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AIDS Res Hum Retroviruses. 2016 Mar;32(3):255-61. doi: 10.1089/AID.2015.0058. Epub 2015 Oct 15.

Late Presentation into Care of HIV Disease and Its Associated Factors in Asia: Results of TAHOD.

Author information

1
1 Department of Internal Medicine and AIDS Research Institute, Yonsei University College of Medicine , Seoul, Korea.
2
2 University of Malaya Medical Centre , Kuala Lumpur, Malaysia .
3
3 Research Institute for Health Sciences, Chiang Mai University , Chiang Mai, Thailand .
4
4 Department of Infectious Diseases, Tan Tock Seng Hospital , Singapore, Singapore .
5
5 The Kirby Institute , UNSW Australia, Sydney, Australia .
6
6 National Center for HIV/AIDS, Dermatology & STDs, and University of Health Sciences , Phnom Penh, Cambodia .
7
7 National Hospital for Tropical Diseases , Hanoi, Vietnam .
8
8 Faculty of Medicine Ramathibodi Hospital, Mahidol University , Bangkok, Thailand .
9
9 Queen Elizabeth Hospital , Hong Kong, China .
10
10 Faculty of Medicine Udayana University and Sanglah Hospital , Bali, Indonesia .
11
11 Bach Mai Hospital , Hanoi, Vietnam .
12
12 Working Group on AIDS Faculty of Medicine, University of Indonesia/Cipto Mangunkusumo Hospital , Jakarta, Indonesia .
13
13 Research Institute for Tropical Medicine , Manila, Philippines .
14
14 YRGCARE Medical Centre, VHS , Chennai, India .
15
15 Beijing Ditan Hospital, Capital Medical University , Beijing, China .
16
16 Taipei Veterans General Hospital , Taipei, Taiwan .
17
17 Hospital Sungai Buloh , Sungai Buloh, Malaysia .
18
18 Institute of Infectious Diseases , Pune, India .
19
19 Chiangrai Prachanukroh Hospital , Chiang Rai, Thailand .
20
20 HIV-NAT/Thai Red Cross AIDS Research Centre , Bangkok, Thailand .
21
21 Faculty of Medicine, Siriraj Hospital, Mahidol University , Bangkok, Thailand .
22
22 National Center for Global Health and Medicine , Tokyo, Japan .
23
23 Hospital Raja Perempuan Zainab II , Kota Bharu, Malaysia .
24
24 TREAT Asia, amfAR-The Foundation for AIDS Research , Bangkok, Thailand .

Abstract

Many HIV-infected individuals do not enter health care until late in the infection course. Despite encouraging earlier testing, this situation has continued for several years. We investigated the prevalence of late presenters and factors associated with late presentation among HIV-infected patients in an Asian regional cohort. This cohort study included HIV-infected patients with their first positive HIV test during 2003-2012 and CD4 count and clinical status data within 3 months of that test. Factors associated with late presentation into care (CD4 count <200 cells/μl or an AIDS-defining event within ±3 months of first positive HIV test) were analyzed in a random effects logistic regression model. Among 3,744 patients, 2,681 (72%) were late presenters. In the multivariable model, older patients were more likely to be late presenters than younger (≤30 years) patients [31-40, 41-50, and ≥51 years: odds ratio (OR) = 1.57, 95% confidence interval (CI) 1.31-1.88; OR = 2.01, 95% CI 1.58-2.56; and OR = 1.69, 95% CI 1.23-2.31, respectively; all p ≤ 0.001]. Injecting drug users (IDU) were more likely (OR = 2.15, 95% CI 1.42-3.27, p < 0.001) and those with homosexual HIV exposure were less likely (OR = 0.45, 95% CI 0.35-0.58, p < 0.001) to be late presenters compared to those with heterosexual HIV exposure. Females were less likely to be late presenters (OR = 0.44, 95% CI 0.36-0.53, p < 0.001). The year of first positive HIV test was not associated with late presentation. Efforts to reduce the patients who first seek HIV care at the late stage are needed. The identified risk factors associated with late presentation should be utilized in formulating targeted public health intervention to improve earlier entry into HIV care.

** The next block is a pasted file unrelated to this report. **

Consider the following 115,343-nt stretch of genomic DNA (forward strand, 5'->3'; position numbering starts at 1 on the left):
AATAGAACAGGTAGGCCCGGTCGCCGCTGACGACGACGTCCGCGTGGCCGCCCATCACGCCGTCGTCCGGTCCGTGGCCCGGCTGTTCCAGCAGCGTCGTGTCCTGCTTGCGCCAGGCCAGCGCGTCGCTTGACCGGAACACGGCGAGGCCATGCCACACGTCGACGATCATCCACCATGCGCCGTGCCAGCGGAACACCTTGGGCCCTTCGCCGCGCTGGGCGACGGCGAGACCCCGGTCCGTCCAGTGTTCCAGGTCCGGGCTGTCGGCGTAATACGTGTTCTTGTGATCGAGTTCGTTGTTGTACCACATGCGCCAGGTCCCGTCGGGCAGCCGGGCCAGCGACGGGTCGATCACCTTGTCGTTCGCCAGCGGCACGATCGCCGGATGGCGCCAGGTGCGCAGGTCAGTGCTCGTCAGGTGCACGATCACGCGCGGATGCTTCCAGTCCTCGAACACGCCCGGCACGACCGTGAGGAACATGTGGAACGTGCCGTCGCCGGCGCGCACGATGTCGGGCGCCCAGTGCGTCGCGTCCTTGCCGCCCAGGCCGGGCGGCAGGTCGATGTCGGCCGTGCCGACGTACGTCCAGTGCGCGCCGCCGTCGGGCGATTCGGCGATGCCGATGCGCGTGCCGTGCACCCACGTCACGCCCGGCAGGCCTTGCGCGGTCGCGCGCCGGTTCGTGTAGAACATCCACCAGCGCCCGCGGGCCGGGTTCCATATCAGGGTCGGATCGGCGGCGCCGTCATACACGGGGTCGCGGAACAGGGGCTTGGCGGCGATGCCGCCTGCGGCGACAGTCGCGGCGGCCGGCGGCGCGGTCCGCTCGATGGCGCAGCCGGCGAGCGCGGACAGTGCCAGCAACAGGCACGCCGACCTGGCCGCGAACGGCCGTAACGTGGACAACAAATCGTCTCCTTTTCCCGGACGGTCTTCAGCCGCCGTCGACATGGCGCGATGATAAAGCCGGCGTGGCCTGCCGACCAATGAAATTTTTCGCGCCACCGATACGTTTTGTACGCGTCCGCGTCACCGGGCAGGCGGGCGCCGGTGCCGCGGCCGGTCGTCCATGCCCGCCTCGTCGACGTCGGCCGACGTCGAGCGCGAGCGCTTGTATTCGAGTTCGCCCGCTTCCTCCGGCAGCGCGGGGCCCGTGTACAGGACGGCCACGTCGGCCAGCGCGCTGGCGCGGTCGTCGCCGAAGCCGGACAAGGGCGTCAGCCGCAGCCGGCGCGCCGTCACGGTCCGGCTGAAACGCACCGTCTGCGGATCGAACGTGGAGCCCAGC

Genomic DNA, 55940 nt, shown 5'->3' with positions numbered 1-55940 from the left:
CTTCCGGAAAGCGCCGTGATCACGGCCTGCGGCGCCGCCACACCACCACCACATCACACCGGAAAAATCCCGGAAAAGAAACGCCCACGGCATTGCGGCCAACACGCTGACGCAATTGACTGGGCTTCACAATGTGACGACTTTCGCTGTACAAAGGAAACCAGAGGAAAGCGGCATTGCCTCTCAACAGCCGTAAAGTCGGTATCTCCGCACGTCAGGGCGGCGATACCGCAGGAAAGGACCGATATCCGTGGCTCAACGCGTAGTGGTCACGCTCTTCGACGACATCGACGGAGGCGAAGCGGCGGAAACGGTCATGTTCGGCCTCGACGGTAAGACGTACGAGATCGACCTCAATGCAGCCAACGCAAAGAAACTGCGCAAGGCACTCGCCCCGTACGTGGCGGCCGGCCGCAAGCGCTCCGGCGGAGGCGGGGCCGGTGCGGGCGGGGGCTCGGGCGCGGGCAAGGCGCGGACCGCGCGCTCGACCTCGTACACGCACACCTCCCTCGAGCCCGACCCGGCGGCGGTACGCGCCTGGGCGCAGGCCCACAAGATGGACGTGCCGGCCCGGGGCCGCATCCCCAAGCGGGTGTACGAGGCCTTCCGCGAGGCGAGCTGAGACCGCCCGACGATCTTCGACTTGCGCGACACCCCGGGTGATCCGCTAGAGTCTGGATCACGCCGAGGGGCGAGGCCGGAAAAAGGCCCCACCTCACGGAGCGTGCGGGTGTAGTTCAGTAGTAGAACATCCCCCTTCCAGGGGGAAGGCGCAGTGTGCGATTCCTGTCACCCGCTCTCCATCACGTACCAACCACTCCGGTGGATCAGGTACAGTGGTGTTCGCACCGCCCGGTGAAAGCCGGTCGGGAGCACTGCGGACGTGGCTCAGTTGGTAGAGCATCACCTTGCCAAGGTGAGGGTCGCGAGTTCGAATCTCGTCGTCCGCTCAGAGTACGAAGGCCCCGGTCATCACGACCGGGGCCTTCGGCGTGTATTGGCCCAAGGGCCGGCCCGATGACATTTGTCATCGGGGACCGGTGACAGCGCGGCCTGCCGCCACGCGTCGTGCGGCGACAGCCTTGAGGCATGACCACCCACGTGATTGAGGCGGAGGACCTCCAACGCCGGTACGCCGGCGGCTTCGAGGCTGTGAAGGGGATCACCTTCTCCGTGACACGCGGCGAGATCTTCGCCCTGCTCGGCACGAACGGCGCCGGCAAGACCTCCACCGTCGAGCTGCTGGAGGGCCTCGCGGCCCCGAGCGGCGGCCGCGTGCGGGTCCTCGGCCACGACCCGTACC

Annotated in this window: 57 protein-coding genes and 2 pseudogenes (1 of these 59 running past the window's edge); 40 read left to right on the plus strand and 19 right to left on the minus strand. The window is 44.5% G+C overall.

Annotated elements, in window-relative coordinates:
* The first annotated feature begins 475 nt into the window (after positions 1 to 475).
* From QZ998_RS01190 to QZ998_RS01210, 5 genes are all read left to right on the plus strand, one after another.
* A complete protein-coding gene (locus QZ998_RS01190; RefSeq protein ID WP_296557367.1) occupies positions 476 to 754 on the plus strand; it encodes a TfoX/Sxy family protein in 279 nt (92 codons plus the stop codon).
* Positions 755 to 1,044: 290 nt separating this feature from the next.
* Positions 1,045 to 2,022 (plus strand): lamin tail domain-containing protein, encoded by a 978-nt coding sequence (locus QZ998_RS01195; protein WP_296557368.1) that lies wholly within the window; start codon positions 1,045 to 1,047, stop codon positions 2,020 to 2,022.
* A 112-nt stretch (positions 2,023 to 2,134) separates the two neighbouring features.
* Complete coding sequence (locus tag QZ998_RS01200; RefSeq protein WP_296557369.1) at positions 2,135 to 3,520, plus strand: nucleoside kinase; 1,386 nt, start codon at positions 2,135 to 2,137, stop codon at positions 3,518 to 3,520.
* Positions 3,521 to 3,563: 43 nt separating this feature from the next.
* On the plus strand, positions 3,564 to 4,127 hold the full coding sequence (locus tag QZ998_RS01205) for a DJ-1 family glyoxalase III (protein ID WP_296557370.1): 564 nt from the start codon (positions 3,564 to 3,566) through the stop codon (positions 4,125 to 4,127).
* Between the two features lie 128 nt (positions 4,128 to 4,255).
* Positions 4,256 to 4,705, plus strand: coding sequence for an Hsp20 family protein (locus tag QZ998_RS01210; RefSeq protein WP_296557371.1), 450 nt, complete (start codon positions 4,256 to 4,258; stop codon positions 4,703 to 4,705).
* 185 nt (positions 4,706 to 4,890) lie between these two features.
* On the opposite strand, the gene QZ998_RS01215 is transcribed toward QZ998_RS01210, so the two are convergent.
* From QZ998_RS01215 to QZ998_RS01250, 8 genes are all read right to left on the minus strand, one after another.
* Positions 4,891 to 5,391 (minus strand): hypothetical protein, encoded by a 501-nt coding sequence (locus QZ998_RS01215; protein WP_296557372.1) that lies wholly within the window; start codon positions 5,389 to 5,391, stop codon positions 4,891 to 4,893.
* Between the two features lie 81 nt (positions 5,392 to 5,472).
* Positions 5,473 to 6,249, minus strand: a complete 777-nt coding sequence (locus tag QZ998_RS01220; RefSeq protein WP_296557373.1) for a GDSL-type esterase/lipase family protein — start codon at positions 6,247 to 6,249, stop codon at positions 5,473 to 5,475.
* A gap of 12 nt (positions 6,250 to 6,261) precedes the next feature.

PMID:
26414065
PMCID:
PMC4779961
DOI:
10.1089/AID.2015.0058
[Indexed for MEDLINE]
Free PMC Article

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